A trio of recent studies indicates that pancreatic cancer is, in some cases, linked to mutations passed down from generation to generation.
by Cheryl Platzman Weinstock
The National Cancer Institute’s Todd Horowitz discusses cancer-related cognitive impairment.
by Anna Azvolinsky
Two studies identify genetic mutations that could predict the risk of an aggressive blood cancer up to a decade before it is diagnosed.
Eating ultraprocessed foods may be linked to an increased risk of certain cancers.
by Kendall Morgan
From the Editor-in-Chief
Insights about synthetic lethality have been used to develop cancer treatments.
by William G. Nelson, MD, PhD
Pathologists and radiologists are leading the way in the use of artificial intelligence (AI) to find and track cancer. Machine learning could lay the foundation for using AI more broadly to advance cancer diagnosis and choice of treatment.
by Stephen Ornes
Cancer has a disproportionate impact on disadvantaged and minority groups. The AACR 2020 by 2020 initiative is a step toward closing the gap.
by Michael A. Caligiuri, MD
Neurosurgeon Frederick F. Lang discusses virus-powered cancer treatments.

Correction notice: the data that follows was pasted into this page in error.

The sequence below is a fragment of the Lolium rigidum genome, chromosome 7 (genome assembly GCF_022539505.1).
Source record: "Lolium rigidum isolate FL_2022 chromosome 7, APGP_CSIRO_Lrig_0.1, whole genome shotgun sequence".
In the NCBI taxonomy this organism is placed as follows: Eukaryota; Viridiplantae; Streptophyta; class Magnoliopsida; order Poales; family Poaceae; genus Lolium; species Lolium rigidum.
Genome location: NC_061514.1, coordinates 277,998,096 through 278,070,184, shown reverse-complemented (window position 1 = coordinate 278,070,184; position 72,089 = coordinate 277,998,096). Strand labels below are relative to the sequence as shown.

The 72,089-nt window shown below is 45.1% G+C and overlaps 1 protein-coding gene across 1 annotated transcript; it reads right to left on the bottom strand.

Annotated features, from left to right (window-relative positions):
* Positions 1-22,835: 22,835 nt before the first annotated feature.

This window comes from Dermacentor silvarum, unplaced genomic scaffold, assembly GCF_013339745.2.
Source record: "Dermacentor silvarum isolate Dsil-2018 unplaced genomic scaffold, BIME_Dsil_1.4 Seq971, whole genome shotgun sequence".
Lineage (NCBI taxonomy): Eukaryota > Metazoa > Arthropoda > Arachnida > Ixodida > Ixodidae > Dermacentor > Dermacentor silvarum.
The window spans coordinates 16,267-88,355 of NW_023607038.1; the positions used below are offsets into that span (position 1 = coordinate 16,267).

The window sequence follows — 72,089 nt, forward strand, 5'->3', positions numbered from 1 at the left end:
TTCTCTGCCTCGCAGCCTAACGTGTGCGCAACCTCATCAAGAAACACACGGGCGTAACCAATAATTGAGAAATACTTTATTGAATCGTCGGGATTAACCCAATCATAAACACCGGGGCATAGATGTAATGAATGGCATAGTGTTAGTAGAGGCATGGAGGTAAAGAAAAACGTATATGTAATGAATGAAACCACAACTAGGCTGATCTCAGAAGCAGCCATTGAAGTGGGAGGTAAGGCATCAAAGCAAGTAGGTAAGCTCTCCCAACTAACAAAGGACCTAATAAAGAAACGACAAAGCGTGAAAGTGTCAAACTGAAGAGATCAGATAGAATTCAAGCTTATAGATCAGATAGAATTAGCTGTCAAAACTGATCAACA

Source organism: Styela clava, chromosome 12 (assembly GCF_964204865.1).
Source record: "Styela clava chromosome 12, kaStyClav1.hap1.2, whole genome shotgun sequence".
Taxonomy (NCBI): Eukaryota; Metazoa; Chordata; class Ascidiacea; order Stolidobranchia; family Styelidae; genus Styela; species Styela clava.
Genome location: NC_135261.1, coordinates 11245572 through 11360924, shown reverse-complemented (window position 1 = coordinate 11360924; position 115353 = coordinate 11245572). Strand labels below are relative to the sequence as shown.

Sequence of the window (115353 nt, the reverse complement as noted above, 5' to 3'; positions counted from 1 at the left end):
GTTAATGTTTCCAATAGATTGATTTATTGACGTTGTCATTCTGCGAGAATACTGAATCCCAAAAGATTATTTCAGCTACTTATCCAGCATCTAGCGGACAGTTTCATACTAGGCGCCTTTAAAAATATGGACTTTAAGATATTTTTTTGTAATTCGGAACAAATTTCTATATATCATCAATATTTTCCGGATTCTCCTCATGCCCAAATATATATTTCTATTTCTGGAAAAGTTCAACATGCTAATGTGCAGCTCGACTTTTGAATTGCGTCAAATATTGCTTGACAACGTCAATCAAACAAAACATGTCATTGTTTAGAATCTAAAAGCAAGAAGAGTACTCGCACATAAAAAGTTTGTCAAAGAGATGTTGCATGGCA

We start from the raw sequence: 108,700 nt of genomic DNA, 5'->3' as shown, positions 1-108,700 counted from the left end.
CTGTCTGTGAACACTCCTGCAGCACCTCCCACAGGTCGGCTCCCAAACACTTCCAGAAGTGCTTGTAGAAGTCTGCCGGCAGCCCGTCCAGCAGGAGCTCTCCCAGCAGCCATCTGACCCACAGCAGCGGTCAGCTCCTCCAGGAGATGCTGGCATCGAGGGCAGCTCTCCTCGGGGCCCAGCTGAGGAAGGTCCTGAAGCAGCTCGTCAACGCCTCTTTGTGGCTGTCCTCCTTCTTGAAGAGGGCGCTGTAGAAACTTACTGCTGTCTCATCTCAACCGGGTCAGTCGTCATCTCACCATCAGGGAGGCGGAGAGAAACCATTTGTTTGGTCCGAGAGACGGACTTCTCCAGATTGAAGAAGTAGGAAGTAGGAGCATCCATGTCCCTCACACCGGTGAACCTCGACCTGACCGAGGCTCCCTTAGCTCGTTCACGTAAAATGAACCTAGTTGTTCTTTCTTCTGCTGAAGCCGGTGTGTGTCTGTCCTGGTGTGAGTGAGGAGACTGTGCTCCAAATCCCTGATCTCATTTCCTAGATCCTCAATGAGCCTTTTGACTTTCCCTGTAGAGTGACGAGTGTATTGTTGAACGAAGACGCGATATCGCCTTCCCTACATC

by Sue Rochman
Including patients with HIV is part of a larger effort to broaden cancer clinical trial eligibility.
by Andy Kopsa
Research findings could help improve personalized treatments for lung cancer patients.
Researchers suggest reclassification of low-risk cancers, and an immunotherapy drug is approved for small cell lung cancer.
by Kate Yandell
Organizations work to broaden eligibility for cancer clinical trials, and an article explores the limitations of personalized mouse models.
As a father with an aggressive brain cancer, I’ve opted against elaborate metaphors and in favor of candid speech when talking about cancer with my children.
by Adam Hayden
A program helps cancer survivors start gardens as a way to increase their vegetable consumption and physical activity.
by Ashley P. Taylor
Liquid biopsy, which is often performed using a simple blood draw, can tell scientists about cancer DNA in the blood.
The U.S. Food and Drug Administration has approved new treatments for several rare cancers.
Analysis of cancer death data in New York state revealed high cancer mortality rates among some minority subpopulations.
Editor-in-Chief William G. Nelson Discusses Cancer Today
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